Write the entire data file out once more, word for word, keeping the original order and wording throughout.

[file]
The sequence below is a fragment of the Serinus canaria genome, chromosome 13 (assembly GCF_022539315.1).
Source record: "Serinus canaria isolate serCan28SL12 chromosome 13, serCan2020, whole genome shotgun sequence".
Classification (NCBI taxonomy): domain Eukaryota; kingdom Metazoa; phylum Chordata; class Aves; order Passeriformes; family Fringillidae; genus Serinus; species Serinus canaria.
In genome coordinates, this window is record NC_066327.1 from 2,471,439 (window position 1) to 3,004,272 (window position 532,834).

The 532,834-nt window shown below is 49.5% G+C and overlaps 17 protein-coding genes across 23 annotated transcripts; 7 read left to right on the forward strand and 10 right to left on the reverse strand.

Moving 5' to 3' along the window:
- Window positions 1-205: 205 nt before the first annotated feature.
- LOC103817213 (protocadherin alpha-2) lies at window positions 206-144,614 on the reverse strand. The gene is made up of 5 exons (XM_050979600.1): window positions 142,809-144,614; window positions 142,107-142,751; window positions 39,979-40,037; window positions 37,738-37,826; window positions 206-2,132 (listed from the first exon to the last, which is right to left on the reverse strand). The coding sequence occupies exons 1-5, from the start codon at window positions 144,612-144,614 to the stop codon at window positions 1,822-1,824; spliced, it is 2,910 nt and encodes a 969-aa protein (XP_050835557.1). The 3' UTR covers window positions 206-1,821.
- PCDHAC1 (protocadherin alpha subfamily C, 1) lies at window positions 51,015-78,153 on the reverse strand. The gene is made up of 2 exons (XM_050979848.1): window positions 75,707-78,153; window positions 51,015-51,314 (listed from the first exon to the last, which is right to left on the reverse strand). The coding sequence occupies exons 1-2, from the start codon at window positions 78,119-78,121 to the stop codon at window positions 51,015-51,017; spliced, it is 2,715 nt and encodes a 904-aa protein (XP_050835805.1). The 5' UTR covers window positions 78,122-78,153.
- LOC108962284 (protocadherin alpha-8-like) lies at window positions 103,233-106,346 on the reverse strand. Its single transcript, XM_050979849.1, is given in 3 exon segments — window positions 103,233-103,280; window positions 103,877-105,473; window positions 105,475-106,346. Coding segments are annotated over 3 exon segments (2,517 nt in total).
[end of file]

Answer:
The sequence below is a fragment of the Serinus canaria genome, chromosome 13 (assembly GCF_022539315.1).
Source record: "Serinus canaria isolate serCan28SL12 chromosome 13, serCan2020, whole genome shotgun sequence".
Classification (NCBI taxonomy): domain Eukaryota; kingdom Metazoa; phylum Chordata; class Aves; order Passeriformes; family Fringillidae; genus Serinus; species Serinus canaria.
In genome coordinates, this window is record NC_066327.1 from 2,471,439 (window position 1) to 3,004,272 (window position 532,834).

The 532,834-nt window shown below is 49.5% G+C and overlaps 17 protein-coding genes across 23 annotated transcripts; 7 read left to right on the forward strand and 10 right to left on the reverse strand.

Moving 5' to 3' along the window:
- Window positions 1-205: 205 nt before the first annotated feature.
- LOC103817213 (protocadherin alpha-2) lies at window positions 206-144,614 on the reverse strand. The gene is made up of 5 exons (XM_050979600.1): window positions 142,809-144,614; window positions 142,107-142,751; window positions 39,979-40,037; window positions 37,738-37,826; window positions 206-2,132 (listed from the first exon to the last, which is right to left on the reverse strand). The coding sequence occupies exons 1-5, from the start codon at window positions 144,612-144,614 to the stop codon at window positions 1,822-1,824; spliced, it is 2,910 nt and encodes a 969-aa protein (XP_050835557.1). The 3' UTR covers window positions 206-1,821.
- PCDHAC1 (protocadherin alpha subfamily C, 1) lies at window positions 51,015-78,153 on the reverse strand. The gene is made up of 2 exons (XM_050979848.1): window positions 75,707-78,153; window positions 51,015-51,314 (listed from the first exon to the last, which is right to left on the reverse strand). The coding sequence occupies exons 1-2, from the start codon at window positions 78,119-78,121 to the stop codon at window positions 51,015-51,017; spliced, it is 2,715 nt and encodes a 904-aa protein (XP_050835805.1). The 5' UTR covers window positions 78,122-78,153.
- LOC108962284 (protocadherin alpha-8-like) lies at window positions 103,233-106,346 on the reverse strand. Its single transcript, XM_050979849.1, is given in 3 exon segments — window positions 103,233-103,280; window positions 103,877-105,473; window positions 105,475-106,346. Coding segments are annotated over 3 exon segments (2,517 nt in total).